Adam Sandler is almost like his own genre. He has made millions on making objectively terrible films, but his brand is so spot-on and audience-friendly that no one can seem to resist it. Which is presumably how I’m writing and you’re reading about Murder Mystery 2.
2019’s Murder Mystery was a painfully mediocre, at times excruciatingly dull and stupid and convoluted murder mystery. While it technically did what it said on the tin, there was a lot left to be desired, not least in the chemistry between Jennifer Aniston and Adam Sandler. But of course, a sequel was inevitable.
Nick (Sandler) and Audrey (Aniston) now have their own detective agency. Working together is putting a strain on their marriage, so when their friend Vikram (Adeel Akhtar) invites the couple to his lavish wedding to Claudette (Mélanie Laurent), they jump at the chance of a luxurious getaway.
Vikram is kidnapped during the wedding and the suspects include Vikram’s sister (Kuhoo Verma), Claudette and the mysterious Countess (Jodie Turner-Smith). Nick and Audrey are whisked away to Paris to hopefully rescue the Maharajah. They’re aided by Mark Strong’s caricaturish detective Miller, who is basically everything Nick has ever wanted to be.
It seems at first that Murder Mystery 2 has something poignant to say about marriage and work; what happens when you work and live with your spouse? What does that do to a marriage? Unfortunately, these questions are quickly forgotten and replaced by, among other things, a shocking bad CGI elephant and a bad gag about cheese.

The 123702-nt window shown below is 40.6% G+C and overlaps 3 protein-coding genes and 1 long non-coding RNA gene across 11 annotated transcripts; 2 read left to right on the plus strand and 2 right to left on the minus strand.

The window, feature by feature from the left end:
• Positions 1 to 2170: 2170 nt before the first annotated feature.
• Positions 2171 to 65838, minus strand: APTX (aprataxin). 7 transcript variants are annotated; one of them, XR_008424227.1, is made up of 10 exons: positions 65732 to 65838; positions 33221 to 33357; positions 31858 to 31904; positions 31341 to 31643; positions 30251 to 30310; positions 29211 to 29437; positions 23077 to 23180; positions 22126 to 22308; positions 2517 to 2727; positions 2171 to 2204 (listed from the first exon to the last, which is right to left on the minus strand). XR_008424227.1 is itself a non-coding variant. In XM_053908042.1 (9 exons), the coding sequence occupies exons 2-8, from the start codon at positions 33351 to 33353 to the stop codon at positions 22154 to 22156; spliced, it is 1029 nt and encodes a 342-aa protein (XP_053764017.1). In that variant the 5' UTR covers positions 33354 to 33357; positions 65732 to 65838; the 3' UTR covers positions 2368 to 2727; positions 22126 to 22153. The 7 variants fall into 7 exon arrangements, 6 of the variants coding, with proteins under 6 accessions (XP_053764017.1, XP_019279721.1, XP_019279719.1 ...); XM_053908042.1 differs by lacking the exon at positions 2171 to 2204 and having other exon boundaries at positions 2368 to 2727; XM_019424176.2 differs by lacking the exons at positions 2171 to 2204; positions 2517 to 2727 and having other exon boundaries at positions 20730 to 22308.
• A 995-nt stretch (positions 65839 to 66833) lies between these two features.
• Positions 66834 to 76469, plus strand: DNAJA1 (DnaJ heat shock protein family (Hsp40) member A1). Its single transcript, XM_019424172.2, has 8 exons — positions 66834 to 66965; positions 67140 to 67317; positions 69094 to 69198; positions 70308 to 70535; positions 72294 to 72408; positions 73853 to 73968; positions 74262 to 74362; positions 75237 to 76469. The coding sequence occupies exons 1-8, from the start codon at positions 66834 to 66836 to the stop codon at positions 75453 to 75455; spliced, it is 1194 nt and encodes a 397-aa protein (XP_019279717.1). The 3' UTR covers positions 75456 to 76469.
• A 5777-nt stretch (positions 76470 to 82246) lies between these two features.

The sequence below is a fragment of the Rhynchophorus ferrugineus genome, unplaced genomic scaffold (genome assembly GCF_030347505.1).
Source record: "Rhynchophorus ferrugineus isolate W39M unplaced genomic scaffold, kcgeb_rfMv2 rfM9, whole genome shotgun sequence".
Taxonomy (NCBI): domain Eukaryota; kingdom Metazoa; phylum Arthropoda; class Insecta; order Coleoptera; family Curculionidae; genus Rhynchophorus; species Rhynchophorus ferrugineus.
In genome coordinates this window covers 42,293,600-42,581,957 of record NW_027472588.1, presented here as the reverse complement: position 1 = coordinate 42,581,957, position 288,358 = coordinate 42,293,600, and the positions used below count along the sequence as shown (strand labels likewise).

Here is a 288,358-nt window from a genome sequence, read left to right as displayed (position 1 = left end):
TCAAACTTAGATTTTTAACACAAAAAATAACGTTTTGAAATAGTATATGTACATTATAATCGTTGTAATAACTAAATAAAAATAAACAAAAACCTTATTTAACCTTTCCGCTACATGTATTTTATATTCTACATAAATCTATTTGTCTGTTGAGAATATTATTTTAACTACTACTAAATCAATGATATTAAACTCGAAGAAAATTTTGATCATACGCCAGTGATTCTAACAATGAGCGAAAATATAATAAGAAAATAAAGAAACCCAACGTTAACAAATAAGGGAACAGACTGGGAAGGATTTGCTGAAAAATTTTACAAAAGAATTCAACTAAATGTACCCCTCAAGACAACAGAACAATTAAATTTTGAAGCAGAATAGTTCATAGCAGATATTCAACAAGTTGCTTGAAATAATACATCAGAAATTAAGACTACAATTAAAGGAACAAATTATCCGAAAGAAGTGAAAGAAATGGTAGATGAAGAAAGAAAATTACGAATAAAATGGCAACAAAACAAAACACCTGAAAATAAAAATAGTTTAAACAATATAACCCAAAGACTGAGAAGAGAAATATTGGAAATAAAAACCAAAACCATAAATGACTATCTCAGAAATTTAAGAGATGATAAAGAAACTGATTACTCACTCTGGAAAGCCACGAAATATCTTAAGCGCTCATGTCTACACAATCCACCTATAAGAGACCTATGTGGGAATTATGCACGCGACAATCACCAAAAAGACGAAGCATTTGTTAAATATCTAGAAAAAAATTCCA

The film’s runtime just about reaches 80 minutes (90-ish minutes if you count the credits), but it’s so over-stuffed with ideas and different tones, it’s enough to give you motion sickness. This is the rare occasion I wish a film was longer to flesh out all those ideas, but then again, I wouldn’t want to sit through any more of Murder Mystery 2, a film that constantly seems to be talking down to its audience.
While Sandler and Aniston seem to have perfect comedic timing individually, there’s just no spark between them. Sandler especially seems to lack any charisma, any presence that he used to have. Instead, he’s monotone and limp here as Nick. Despite giving a career-best performance in Uncut Gems just a few years ago, Sandler seems to have completely given up.
James Vanderbilt’s script lacks jokes. The film’s best sequence is set in a van with a bunch o f bad guys and Nick and Audrey. The sequence is the perfect combination of action and humour, but no other scene manages to reach the euphoric highs of this scene. The plot is generic and predictable; it doesn’t take that many brain cells to guess where it’s all going but the thrill of these films should always be the element of surprise.
Murder mysteries seem particularly popular right now, but when you compare Murder Mystery 2 to the intelligence of Rian Johnson’s Glass Onion or to the searing wit of See How They Run, you truly realise how far this apple has fallen from the murder mystery tree.
Murder Mystery 2 should have been much better with such a starry, talented cast. Jodie Turner-Smith is clearly enjoying herself as is Mark Strong but no one else makes an impression. Jeremy Garelick’s direction is dull and unexciting and, paired with bad CGI and green screen locations, Murder Mystery 2 is one of the worst films we’ll see this year.
Murder Mystery 2 is streaming now.